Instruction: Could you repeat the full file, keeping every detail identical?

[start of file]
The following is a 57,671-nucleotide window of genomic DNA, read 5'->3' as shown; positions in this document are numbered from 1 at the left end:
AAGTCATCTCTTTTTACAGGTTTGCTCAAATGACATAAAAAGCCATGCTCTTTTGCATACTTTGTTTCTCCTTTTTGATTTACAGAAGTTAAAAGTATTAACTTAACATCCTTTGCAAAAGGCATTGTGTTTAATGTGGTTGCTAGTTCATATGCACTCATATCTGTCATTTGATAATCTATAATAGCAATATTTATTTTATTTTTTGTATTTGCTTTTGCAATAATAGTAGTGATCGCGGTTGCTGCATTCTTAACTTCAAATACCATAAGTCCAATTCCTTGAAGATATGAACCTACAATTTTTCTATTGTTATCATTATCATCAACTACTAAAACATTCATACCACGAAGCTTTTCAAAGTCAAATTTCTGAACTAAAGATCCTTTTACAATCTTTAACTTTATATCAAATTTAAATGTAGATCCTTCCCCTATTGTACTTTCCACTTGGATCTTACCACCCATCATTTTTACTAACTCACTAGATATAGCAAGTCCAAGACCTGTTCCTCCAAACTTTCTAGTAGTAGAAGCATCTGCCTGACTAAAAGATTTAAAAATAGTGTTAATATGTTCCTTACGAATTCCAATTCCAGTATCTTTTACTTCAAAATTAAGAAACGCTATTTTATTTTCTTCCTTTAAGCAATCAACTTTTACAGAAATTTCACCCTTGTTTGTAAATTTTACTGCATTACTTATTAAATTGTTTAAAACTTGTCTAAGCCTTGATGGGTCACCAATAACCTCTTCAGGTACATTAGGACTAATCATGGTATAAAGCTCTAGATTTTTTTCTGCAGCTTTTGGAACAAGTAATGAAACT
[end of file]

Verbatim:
The following is a 57,671-nucleotide window of genomic DNA, read 5'->3' as shown; positions in this document are numbered from 1 at the left end:
AAGTCATCTCTTTTTACAGGTTTGCTCAAATGACATAAAAAGCCATGCTCTTTTGCATACTTTGTTTCTCCTTTTTGATTTACAGAAGTTAAAAGTATTAACTTAACATCCTTTGCAAAAGGCATTGTGTTTAATGTGGTTGCTAGTTCATATGCACTCATATCTGTCATTTGATAATCTATAATAGCAATATTTATTTTATTTTTTGTATTTGCTTTTGCAATAATAGTAGTGATCGCGGTTGCTGCATTCTTAACTTCAAATACCATAAGTCCAATTCCTTGAAGATATGAACCTACAATTTTTCTATTGTTATCATTATCATCAACTACTAAAACATTCATACCACGAAGCTTTTCAAAGTCAAATTTCTGAACTAAAGATCCTTTTACAATCTTTAACTTTATATCAAATTTAAATGTAGATCCTTCCCCTATTGTACTTTCCACTTGGATCTTACCACCCATCATTTTTACTAACTCACTAGATATAGCAAGTCCAAGACCTGTTCCTCCAAACTTTCTAGTAGTAGAAGCATCTGCCTGACTAAAAGATTTAAAAATAGTGTTAATATGTTCCTTACGAATTCCAATTCCAGTATCTTTTACTTCAAAATTAAGAAACGCTATTTTATTTTCTTCCTTTAAGCAATCAACTTTTACAGAAATTTCACCCTTGTTTGTAAATTTTACTGCATTACTTATTAAATTGTTTAAAACTTGTCTAAGCCTTGATGGGTCACCAATAACCTCTTCAGGTACATTAGGACTAATCATGGTATAAAGCTCTAGATTTTTTTCTGCAGCTTTTGGAACAAGTAATGAAACT